The reconciliation comes while Brown is still on probation for his 2009 pre-Grammy Awards assault that left her beaten and bloodied.
This year at Hoy we are looking at the issue of domestic violence in immigrant communities.
Thus far we’ve conducted a survey of domestic violence providers in Illinois, interviewed director Andrew Oh about Mandevilla, a film about domestic violence in the Korean community, and looked at the implications for immigrant women of the lapsed Violence Against Women Act.
We’ve not done much about popular culture, and the Barbadian-born singer is indeed an immigrant who is a survivor of domestic violence.
Several aspects of the interview stood out for us.
Rihanna’s experience illustrates that domestic violence is by no means limited to poor and unknown people, but can happen to the wealthiest and most successful performers.
The singer is aware that others may not approve of her decision because it could be seen as forgiving violence against women, acknowledging that there may be good reason for the concern, according to the website:
“I decided it was more important for me to be happy. I wasn’t going to let anybody’s opinion get in the way of that. Even if it’s a mistake, it’s my mistake.”
At the same time, she asserts that things have changed in the relationship, according to the interview:
“When you add up the pieces from the outside, it’s not the cutest puzzle in the world. You see us walking somewhere, driving somewhere, in the studio, in the club, and you think you know. But it’s different now. We don’t have those types of arguments anymore. We talk about shit. We value each other. We know exactly what we have now, and we don’t want to lose that.”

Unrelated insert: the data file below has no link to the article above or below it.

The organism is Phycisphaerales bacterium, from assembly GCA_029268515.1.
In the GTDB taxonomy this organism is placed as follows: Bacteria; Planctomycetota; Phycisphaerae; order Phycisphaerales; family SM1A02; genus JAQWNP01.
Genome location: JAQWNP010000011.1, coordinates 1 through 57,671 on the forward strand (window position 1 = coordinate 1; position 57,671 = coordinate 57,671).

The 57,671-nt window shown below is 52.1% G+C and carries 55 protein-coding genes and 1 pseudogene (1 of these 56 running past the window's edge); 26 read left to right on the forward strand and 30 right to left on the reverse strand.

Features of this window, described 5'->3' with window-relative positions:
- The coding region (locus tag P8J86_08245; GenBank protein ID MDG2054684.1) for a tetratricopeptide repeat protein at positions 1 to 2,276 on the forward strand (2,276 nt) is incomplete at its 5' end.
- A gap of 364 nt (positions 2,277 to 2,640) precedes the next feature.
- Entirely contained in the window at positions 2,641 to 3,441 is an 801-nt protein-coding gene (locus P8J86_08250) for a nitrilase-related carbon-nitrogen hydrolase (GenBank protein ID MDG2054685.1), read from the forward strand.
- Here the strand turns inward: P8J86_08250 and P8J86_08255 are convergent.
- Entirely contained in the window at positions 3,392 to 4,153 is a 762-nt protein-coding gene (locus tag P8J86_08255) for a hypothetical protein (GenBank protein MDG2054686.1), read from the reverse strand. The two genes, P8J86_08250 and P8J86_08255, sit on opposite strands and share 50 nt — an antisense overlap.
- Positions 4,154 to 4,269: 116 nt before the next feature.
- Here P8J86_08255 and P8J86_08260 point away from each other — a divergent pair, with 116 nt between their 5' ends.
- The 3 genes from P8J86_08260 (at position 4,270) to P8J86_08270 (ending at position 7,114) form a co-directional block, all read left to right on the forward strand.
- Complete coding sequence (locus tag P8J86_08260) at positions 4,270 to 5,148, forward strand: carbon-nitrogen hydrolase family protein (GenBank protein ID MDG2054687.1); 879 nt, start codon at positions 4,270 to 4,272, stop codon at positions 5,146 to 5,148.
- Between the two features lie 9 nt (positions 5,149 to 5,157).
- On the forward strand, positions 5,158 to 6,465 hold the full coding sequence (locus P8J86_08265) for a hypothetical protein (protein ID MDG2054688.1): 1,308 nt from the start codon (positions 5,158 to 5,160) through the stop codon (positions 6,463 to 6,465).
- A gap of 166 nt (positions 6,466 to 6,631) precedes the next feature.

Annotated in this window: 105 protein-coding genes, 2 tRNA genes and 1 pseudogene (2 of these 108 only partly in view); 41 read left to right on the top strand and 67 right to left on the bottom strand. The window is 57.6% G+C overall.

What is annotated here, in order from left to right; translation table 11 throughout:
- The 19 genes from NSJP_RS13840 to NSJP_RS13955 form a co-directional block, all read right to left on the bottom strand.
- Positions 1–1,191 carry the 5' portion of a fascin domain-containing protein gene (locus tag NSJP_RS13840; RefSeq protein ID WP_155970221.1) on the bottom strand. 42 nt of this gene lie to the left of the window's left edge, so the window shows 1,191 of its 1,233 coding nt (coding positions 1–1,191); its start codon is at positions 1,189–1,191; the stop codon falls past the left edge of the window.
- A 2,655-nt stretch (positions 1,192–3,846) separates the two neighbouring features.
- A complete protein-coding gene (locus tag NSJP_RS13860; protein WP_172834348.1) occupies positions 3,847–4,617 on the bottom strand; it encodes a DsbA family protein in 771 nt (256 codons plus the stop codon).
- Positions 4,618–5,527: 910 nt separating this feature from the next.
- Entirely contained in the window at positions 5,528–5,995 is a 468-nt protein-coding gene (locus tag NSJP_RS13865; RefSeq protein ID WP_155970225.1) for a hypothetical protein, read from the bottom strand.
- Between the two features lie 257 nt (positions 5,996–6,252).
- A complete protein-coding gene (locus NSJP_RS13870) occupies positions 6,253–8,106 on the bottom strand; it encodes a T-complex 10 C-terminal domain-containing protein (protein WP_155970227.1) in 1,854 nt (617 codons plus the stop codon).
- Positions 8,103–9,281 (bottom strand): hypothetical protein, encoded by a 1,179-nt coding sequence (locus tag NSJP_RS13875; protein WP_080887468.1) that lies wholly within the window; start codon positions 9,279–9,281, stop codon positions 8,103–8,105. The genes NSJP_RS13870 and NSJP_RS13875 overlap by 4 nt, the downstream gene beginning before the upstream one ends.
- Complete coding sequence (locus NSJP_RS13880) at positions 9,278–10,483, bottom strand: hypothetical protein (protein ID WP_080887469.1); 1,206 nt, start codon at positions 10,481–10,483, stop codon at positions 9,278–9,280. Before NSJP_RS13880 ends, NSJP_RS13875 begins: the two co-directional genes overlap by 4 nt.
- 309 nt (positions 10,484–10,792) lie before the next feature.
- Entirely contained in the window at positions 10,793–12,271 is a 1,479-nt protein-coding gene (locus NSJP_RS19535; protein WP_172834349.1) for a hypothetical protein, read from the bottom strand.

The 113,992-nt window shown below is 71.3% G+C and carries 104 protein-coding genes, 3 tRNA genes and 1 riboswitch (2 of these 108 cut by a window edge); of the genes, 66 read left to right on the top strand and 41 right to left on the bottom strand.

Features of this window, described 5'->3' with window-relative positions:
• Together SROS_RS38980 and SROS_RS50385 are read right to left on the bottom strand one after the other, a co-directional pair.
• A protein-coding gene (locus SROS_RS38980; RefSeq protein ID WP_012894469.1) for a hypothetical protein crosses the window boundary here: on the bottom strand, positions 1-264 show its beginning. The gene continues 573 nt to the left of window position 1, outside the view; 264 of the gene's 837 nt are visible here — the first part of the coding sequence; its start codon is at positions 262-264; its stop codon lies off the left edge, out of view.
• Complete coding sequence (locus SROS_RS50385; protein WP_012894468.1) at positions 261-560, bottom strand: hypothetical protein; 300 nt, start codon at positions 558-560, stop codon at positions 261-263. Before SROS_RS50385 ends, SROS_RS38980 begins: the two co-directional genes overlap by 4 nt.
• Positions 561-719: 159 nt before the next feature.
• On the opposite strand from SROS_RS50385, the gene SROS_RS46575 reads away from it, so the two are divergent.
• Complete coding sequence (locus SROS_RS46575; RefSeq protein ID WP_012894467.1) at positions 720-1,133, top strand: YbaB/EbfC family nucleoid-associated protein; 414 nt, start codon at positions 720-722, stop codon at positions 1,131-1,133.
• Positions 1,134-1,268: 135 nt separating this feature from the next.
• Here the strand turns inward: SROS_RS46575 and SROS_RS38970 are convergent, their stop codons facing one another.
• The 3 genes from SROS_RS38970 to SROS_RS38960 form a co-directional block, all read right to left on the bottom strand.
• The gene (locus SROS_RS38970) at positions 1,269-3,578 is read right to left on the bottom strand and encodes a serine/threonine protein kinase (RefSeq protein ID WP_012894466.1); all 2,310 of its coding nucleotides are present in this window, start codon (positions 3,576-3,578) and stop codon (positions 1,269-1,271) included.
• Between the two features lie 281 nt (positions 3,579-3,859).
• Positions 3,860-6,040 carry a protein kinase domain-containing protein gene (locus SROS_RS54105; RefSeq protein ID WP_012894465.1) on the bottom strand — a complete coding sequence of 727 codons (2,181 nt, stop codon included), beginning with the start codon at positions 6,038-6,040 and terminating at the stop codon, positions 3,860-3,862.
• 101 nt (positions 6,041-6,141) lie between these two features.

Rihanna also appears to be ready to leave Brown if he ever acts as he did before, the magazine said:
“He doesn’t have the luxury of f**king up again. That’s just not an option. I can’t say that nothing else will ever go wrong. But I’m pretty solid in the knowing that he’s disgusted by that. And I wouldn’t have gone this far if I ever thought that was a possibility.”
Rihanna has spoken before both about her father’s abuse of her mother
In a 2009 interview with Diane Sawyer after having been beaten by Brown, Rihanna said her father frequently beat her mother: “I don’t want to say normal, but it wasn’t a surprise when it happened. At night I would not want to sleep because I was thinking about what would happen.”
Rihanna explained to Sawyer that she would make noise to distract the couple and would hit her father on the leg in an effort to make him stop.
The interview also is revealing in that Sawyer presented Rihanna with evidence that Brown had pushed her against a wall in an incident before the violence.
The singer initially said she did not consider the act domestic violence before amending her statement to say that Brown had not made her bleed before the February 2009 incident.
David Schilling does not accept that distinction.
He’s a clinical supervisor at Healthcare Alternative Systems, a non-profit that provides services for people with HIV, substance abusers and domestic violence perpetrators.
Greg Pratt and I attended a group this morning.
During the two-hour session Schilling stressed over and over that domestic violence does not have to involve striking another person.
Rather hitting is the most extreme step on a series of steps that includes controlling someone’s movements, making verbal threats, and using physical intimidation.
Several of the men in the room said they had not understood that before attending the class.
In the interview with Sawyer, it appeared that Rihanna did not, either.
The singer now says that things are different with Brown, and we hope she’s right, for her sake and for others.
Her father already said in October that he would Brown and his daughter to wed.
If indeed things work out, it could be a positive example of healing and reconciliation.
But I wonder, both for her and for the millions of young fans who idolize her (Rihanna has 28 million Twitter followers, the world’s fourth-highest total. )
We’ll continue to watch as the story unfolds and welcome your opinions, too.